Vehicle owners repair costs dip over bad roads

Vehicle owners repair costs dip over bad roads

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There are mounting concerns that total cost of ownership of new and used fleet vehicles by corporate institutions, commercial vehicle operators and individual owners in Nigeria are increasing as the day rolls by as a result of the negative economic effects of potholes and failed portions on the road which contributes to the wear and tear of the vehicles.

Almost everyday, there are dehumanising stories of what commuters go through on these bad portions of the roads dotted with gullies and craters, be it with commercial vehicles, company vehicles used in taking members of staff to and from work and individual privare car owners.

Experiences shared by commuters plying these routes have always left a constant sad reminder in the minds of travellers of a government at both the federal and state levels that have remained very insensitive to the sufferings and pains that travellers along this route go through.

Safety experts who studied the economic effects of bad road networks in the country estimates that, about 51% of vehicle users in Nigeria will experience one or more damages to their vehicles every month.

Reports also indicate that annual losses resulting from vehicle maintenance due to bad roads is valued at over N133.8 billion, apart from other economic losses from bad roads like air pollution, delayed movements, armed robbery and incessant accidents on the roads which has led to untimely loss of lives and properties.

At every point in time a vehicle is under stress as a result of bad effects of decrepit portions the road, the major safety components of the entire suspension systems made of the break systems, the bushing, the lower arms and the stabiliser linkages becomes the first spare parts that will be affected.

This ugly picture indeed should be of great concern not only to owners and operators of these vehicles, but should also be of serious concern to the government as to the implication it has on the health of commuters as well as cost on vehicle maintenance.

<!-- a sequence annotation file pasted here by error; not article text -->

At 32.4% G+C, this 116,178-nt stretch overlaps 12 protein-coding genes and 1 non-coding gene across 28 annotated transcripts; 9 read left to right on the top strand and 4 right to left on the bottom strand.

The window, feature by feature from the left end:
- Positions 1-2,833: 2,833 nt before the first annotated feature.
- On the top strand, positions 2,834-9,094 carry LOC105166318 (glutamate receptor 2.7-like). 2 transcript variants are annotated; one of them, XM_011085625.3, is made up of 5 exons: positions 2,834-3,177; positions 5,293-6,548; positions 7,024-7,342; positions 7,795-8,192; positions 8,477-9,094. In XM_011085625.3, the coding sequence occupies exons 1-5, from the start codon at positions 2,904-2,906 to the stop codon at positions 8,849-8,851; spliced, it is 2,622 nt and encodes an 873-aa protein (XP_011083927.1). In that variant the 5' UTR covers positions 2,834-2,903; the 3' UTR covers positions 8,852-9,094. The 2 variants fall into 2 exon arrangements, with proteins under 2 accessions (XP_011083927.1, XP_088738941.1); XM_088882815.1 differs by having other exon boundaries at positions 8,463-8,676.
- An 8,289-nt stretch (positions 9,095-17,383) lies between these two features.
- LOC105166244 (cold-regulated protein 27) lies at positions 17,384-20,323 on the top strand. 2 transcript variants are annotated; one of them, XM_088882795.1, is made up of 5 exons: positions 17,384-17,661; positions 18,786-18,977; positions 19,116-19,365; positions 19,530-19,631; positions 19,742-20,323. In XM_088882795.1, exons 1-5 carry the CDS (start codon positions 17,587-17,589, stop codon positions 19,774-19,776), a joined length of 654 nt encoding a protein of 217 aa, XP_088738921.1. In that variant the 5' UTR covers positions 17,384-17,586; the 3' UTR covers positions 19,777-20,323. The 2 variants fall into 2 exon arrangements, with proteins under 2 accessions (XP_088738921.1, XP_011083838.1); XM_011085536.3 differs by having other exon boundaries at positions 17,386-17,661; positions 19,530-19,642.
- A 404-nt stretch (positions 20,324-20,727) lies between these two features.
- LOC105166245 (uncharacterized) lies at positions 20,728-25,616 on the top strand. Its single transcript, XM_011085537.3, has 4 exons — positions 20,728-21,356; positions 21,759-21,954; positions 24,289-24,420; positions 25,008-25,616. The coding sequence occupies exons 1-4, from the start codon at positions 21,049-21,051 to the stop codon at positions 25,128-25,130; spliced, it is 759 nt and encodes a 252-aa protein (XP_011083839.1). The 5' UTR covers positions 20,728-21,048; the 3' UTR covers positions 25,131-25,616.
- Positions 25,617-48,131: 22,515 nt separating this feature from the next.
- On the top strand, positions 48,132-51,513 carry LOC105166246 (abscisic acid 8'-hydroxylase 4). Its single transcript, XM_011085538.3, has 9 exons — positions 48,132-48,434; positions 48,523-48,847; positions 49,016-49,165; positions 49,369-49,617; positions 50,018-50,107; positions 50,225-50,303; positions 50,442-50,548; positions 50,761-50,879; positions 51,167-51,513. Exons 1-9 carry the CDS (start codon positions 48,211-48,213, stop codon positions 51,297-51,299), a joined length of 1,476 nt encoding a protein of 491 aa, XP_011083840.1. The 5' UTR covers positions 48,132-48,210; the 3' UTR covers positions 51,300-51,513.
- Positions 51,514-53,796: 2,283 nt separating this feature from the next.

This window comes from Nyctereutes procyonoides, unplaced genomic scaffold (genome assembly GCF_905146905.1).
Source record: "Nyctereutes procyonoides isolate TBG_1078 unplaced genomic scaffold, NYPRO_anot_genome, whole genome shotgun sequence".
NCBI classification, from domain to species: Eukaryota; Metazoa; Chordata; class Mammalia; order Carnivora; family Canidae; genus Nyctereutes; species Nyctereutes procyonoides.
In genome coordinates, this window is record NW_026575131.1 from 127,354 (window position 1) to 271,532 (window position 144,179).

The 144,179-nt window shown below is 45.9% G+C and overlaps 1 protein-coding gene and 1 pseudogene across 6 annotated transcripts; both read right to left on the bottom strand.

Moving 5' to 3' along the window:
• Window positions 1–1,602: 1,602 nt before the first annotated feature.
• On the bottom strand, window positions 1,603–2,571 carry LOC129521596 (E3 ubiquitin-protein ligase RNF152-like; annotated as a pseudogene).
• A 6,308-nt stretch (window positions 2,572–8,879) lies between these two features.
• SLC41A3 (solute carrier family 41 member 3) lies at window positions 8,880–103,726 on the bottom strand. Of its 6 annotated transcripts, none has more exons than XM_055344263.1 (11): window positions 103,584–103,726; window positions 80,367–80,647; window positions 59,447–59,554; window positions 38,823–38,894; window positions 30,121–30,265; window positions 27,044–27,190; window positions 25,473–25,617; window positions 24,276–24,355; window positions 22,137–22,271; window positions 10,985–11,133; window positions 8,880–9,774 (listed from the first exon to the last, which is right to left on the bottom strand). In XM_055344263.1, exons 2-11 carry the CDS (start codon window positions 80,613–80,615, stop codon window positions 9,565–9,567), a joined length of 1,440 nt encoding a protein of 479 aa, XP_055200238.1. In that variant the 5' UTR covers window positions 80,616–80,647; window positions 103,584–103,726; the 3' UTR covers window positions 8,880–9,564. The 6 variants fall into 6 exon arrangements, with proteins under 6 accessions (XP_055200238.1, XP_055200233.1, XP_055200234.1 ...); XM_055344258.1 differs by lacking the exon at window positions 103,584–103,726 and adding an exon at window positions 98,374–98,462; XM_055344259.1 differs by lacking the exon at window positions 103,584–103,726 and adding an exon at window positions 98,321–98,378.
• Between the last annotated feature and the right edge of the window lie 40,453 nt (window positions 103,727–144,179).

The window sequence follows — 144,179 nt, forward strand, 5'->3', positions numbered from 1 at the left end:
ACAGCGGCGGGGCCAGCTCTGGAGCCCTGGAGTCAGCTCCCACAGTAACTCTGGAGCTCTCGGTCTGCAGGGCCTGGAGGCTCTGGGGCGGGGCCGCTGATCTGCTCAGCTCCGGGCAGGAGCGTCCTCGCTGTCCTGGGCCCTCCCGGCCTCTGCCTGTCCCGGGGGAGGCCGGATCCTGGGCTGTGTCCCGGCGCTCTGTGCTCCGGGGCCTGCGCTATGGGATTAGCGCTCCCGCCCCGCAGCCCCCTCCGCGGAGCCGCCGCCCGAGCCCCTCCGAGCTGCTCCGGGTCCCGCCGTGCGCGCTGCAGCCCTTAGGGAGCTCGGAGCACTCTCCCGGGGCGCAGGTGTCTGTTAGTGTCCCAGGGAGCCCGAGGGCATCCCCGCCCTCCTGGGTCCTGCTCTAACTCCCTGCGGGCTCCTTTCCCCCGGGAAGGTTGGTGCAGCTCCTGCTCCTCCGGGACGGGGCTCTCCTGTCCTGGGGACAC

While the gory tale of growing effects of abandoned bad segments of the roads has remained a national disgrace and a hydra headed problem that cuts across the entire length and breadth of the country, some roads in parts of the country has always made news headlines.

A roll of the affected roads is legion and many times not properly documented by the authorities concerned. These includes, but not restricted to the Abuja-Keff-Lafia road, Enugu- Onitsha road, Aba-Portharcourt highway, Kaduna-Abuja road, the Lagos-Badagry.

From the interpretation of a data released by the National Bureau of Statistics, NBS, and the Federal Road Safety Corps, every four hours, no fewer than two lives are lost on the roads. And every year, about 20,000 of the 11.654 million vehicles in the country are involved in accidents, causes of some of which are as a result of dilapidated sections of the road.

According to the NBS, the number of lives lost to road traffic accidents from January 2013 to June 2018 are as follows: 2013- 5,539; 2014- 4,430; 2015- 5,400; (FRSC): 2016 – 5,053; 2017- 5,049; January to June, 2018- 2,623.

Meanwhile, the Federal Government is still confronted with the challenge of making movement of goods and passengers by rail functional with billions of naira already spent on the ongoing construction of a standard gauge rail from Lagos to Ibadan with Kano as the final destination as well as the Lokoja-Itakpe-Warri rail corridor.

It is hoped that providing an alternative and functional rail system, including water transportation will reduce the number of wear and tear on the vehicle, lower maintenance cost and drastically reduce the rising rate of road traffic crashes on the roads.

 

MIKE OCHONMA



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